KLG: […] Though Fanon certainly warns us not to become slaves of slavery, it’s pretty clear to me that questioning tomorrow would be an empty practice in the absence of dialogue with uncomfortable yesterdays. […] I suppose what I’m getting at is the fact, as Glissant suggests, that we can — we must — revisit past narratives prophetically; we must reimagine the “same old” stories differently, with an eye to the present and to the futures we desire. Didier Sylvain [to Kaiama L. Glover]

As for what has to do with the present/future couple, it encloses it the same way. It uses the power of projection in order to modify the current flow of things. And the other way round, it proposes alternative lectures of the present time in order to reshape the future.

Afrofuturism creates a space for those from the Black Diaspora to explore issues in the present and how they will manifest in the future. As Michah Yongo points out, just as the language used in Orwell’s 1984 has been used to frame the debate around increasing government surveillance, black science fiction can provide a new language to address the increasingly complicated frameworks of discrimination. If we are able to name these frameworks in the same way we recognise Big Brother when we see him, it is the first step in being able to dismantle them. In this sense, Afrofuturism provides a lot more to the black experience than simple escapism, silver Dashikis and pyramid-shaped spaceships, although I will always have time for that too. Chardine Taylor-Stone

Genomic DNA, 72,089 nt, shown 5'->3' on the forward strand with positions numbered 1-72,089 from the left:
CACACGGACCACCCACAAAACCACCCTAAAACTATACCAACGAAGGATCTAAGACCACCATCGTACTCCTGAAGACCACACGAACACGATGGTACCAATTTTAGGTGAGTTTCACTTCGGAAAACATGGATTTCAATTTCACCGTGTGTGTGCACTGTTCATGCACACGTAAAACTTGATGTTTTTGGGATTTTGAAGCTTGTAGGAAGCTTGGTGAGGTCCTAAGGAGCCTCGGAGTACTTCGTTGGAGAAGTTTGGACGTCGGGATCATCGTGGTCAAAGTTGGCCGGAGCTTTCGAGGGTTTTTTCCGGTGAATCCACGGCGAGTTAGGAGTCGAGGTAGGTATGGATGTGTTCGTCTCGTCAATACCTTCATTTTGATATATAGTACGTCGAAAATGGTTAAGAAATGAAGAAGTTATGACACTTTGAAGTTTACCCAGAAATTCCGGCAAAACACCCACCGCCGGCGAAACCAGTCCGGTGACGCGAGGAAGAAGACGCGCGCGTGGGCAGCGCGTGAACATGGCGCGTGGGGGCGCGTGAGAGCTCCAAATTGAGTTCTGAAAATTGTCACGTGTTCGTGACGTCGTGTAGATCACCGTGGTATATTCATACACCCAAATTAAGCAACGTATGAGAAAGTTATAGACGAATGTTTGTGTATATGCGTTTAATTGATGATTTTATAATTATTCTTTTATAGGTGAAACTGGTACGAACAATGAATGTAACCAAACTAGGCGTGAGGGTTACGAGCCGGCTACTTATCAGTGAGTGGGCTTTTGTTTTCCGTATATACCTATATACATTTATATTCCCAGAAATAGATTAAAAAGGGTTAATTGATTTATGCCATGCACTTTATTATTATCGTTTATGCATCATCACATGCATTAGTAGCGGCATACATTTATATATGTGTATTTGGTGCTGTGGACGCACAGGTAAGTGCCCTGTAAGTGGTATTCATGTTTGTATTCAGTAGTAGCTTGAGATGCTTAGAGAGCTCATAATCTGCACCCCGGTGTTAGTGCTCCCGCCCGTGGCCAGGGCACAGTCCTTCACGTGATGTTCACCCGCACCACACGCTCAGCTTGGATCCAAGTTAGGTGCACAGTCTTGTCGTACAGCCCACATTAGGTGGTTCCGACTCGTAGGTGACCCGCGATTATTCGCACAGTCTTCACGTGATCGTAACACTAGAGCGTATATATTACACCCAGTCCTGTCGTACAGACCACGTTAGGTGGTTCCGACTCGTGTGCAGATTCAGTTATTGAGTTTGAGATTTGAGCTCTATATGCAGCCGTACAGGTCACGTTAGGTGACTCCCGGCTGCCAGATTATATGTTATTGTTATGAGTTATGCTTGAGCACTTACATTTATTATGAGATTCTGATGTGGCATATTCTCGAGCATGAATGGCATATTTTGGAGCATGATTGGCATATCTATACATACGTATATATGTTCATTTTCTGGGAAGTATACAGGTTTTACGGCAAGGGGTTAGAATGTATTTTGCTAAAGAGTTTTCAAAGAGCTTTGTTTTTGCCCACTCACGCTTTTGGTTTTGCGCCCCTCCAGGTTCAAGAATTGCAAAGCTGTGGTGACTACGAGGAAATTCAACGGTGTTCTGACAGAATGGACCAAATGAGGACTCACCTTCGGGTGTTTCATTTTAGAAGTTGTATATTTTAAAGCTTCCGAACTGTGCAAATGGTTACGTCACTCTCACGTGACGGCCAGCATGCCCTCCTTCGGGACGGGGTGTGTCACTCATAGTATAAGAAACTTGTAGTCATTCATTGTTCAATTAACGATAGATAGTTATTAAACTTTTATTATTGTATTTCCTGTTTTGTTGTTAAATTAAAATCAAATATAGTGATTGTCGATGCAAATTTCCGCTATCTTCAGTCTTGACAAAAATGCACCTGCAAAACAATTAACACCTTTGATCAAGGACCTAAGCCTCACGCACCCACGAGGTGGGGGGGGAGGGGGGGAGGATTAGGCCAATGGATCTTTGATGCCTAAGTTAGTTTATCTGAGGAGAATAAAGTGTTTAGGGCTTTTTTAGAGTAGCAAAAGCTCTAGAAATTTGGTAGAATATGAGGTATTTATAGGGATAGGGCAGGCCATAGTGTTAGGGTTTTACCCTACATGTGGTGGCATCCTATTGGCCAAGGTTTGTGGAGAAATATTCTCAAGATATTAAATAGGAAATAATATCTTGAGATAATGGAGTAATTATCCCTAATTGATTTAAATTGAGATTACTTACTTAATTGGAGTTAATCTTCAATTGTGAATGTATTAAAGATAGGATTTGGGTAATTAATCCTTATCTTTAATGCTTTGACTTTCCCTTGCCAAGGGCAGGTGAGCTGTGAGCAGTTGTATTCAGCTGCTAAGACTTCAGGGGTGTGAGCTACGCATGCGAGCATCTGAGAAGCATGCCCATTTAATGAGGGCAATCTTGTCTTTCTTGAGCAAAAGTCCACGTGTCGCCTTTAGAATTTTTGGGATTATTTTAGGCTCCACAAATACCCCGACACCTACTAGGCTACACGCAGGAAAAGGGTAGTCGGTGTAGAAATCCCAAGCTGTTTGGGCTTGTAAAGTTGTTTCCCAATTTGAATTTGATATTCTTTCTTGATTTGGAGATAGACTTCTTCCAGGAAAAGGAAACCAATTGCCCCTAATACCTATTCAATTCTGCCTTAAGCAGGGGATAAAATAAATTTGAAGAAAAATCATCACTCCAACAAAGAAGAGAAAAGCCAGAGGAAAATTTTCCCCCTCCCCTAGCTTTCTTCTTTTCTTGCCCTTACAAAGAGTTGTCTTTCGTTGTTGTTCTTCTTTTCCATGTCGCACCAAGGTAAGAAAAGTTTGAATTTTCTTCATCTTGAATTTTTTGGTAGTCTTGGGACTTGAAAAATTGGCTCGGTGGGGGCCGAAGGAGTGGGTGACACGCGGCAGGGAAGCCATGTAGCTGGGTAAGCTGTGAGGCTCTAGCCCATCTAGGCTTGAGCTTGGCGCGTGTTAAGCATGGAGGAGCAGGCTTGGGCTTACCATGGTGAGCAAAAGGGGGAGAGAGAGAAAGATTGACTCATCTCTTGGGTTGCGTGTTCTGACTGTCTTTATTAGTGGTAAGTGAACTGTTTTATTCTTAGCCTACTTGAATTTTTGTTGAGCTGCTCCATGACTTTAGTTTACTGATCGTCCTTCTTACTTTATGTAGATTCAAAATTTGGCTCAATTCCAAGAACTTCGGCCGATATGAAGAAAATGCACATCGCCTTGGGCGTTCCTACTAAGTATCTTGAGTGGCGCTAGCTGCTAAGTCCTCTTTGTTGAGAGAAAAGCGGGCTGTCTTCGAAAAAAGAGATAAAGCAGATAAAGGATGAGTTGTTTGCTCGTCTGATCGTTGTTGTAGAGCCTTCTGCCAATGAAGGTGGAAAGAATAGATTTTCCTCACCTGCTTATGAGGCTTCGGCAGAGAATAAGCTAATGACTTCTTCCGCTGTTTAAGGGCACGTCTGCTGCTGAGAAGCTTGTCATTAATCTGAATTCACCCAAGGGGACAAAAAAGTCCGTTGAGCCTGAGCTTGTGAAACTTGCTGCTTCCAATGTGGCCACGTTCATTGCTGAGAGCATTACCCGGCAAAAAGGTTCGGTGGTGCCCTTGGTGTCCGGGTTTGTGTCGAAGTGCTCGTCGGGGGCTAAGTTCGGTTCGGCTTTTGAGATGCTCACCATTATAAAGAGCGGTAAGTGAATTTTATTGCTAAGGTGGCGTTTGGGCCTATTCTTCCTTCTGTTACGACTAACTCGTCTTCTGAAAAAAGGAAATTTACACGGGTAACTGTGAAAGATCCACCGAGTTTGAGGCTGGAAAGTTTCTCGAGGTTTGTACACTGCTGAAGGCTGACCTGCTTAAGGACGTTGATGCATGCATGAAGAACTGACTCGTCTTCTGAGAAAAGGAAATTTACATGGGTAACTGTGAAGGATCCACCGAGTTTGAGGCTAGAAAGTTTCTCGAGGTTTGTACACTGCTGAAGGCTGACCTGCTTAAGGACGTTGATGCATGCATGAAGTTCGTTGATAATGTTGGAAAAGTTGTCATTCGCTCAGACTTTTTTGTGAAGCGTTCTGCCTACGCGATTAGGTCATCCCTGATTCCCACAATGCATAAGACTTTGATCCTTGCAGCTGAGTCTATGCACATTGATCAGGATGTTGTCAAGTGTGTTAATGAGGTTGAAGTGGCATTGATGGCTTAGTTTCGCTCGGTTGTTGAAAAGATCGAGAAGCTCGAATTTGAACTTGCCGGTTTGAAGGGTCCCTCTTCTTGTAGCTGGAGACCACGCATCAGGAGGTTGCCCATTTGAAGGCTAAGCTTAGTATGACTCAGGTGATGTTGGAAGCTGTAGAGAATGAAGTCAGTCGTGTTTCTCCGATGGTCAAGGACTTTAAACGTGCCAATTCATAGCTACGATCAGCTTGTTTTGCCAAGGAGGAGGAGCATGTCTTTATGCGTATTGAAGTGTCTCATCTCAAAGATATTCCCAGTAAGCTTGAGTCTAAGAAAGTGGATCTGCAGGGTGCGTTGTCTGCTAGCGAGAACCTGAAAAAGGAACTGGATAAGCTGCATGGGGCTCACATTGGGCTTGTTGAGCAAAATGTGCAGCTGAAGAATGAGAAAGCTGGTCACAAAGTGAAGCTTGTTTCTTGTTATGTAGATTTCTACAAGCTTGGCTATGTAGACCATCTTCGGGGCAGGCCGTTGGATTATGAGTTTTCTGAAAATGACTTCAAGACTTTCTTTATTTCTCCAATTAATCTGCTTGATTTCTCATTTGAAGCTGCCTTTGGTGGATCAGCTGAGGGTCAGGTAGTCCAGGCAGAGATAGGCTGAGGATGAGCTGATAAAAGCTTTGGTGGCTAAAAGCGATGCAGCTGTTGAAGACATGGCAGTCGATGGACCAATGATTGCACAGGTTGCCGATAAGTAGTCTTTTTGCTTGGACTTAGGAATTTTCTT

Time defines a connection between “us” (humans) and what surrounds us. So by reshaping it, Afrofuturism impacts the way we relate to the world (eg. considering future impacts instead of immediate advantages). It isn’t enough though : it is also crucial to reinvent how we relate to each others and what we think each others are or could be… which is the second “act” of Afrofuturism ; since its very beginning.


Paweł Althamer, Wspólna sprawa (Common Task), 2008